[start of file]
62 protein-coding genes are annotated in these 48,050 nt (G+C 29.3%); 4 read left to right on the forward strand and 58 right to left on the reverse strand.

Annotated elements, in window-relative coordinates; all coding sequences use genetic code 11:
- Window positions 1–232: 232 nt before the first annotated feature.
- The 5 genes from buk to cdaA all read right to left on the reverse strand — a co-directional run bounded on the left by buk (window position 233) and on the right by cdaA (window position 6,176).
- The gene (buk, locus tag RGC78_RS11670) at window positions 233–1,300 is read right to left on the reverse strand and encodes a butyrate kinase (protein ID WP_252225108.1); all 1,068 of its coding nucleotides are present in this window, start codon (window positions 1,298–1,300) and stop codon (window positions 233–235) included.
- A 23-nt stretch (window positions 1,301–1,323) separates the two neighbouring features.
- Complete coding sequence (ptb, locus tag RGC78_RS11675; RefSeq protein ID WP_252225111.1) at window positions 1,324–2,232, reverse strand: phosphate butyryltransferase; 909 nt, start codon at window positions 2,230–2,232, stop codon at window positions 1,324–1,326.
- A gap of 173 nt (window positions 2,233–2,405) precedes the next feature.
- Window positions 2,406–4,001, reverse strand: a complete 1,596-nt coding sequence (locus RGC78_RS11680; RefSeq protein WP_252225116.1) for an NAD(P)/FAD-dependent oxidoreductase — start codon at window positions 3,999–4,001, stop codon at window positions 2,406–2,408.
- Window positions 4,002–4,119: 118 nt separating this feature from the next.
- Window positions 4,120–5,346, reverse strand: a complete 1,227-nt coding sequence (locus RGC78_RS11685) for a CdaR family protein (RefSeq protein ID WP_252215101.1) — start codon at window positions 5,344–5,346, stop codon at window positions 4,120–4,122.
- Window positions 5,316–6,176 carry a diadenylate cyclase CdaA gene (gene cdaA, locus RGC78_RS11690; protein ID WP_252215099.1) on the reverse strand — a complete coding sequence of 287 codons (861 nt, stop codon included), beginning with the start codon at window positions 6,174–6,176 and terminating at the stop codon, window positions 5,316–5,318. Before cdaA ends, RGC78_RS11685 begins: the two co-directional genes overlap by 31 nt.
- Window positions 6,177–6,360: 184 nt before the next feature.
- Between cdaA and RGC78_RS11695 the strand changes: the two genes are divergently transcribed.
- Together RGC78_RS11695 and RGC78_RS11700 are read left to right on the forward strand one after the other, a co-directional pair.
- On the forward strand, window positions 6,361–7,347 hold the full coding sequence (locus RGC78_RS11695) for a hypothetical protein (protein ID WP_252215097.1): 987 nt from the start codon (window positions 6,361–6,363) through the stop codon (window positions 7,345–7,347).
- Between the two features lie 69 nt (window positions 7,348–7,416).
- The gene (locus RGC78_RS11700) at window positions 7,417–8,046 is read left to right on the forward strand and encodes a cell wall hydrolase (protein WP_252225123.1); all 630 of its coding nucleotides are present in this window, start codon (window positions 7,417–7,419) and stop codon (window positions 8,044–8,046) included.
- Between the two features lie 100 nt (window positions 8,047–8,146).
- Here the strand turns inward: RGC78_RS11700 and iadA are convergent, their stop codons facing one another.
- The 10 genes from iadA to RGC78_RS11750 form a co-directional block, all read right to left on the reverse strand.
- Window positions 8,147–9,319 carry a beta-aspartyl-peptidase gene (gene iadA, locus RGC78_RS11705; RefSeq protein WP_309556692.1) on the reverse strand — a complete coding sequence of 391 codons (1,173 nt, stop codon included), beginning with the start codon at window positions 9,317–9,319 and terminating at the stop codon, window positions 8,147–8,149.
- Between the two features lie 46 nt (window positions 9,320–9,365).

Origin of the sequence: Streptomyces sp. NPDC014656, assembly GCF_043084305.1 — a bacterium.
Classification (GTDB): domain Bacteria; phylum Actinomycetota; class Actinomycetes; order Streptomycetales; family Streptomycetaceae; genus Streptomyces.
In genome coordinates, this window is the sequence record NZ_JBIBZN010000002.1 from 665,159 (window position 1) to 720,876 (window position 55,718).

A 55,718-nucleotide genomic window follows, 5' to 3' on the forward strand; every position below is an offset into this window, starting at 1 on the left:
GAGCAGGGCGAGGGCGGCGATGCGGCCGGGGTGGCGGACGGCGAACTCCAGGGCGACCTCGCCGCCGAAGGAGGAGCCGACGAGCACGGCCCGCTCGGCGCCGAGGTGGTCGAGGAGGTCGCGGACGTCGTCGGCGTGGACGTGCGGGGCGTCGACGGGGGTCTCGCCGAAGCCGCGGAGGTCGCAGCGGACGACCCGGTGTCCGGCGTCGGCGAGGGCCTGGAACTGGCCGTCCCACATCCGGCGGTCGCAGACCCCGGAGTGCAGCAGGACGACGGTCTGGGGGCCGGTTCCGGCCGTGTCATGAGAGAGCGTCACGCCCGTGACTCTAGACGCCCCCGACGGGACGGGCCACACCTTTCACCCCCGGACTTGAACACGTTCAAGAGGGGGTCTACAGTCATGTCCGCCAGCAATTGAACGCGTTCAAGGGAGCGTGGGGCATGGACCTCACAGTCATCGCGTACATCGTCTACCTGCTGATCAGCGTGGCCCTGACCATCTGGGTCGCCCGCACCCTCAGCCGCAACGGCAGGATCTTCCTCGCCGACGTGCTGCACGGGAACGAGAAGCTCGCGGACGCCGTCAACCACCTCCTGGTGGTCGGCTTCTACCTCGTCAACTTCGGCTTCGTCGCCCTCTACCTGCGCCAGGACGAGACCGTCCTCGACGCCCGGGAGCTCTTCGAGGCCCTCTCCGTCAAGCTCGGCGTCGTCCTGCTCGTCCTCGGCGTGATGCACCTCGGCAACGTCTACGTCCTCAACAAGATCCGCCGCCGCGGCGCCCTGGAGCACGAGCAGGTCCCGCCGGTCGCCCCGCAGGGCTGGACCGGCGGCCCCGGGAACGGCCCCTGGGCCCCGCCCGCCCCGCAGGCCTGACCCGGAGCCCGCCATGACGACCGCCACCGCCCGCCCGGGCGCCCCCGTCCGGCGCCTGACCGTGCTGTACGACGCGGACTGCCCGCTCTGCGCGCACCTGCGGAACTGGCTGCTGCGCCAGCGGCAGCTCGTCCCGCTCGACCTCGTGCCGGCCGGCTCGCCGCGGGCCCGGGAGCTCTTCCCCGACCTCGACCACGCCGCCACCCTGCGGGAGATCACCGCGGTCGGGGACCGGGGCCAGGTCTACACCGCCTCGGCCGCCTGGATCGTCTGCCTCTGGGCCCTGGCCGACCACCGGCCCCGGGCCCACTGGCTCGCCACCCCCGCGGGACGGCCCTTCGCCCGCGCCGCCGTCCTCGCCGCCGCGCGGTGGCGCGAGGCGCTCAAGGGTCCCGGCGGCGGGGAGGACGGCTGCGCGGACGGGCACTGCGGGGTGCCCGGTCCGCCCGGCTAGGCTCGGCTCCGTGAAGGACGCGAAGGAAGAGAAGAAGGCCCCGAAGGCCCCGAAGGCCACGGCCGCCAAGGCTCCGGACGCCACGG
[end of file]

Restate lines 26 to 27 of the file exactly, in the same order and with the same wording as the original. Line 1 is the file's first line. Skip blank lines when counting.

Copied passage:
In genome coordinates, this window is the sequence record NZ_JBIBZN010000002.1 from 665,159 (window position 1) to 720,876 (window position 55,718).

A 55,718-nucleotide genomic window follows, 5' to 3' on the forward strand; every position below is an offset into this window, starting at 1 on the left: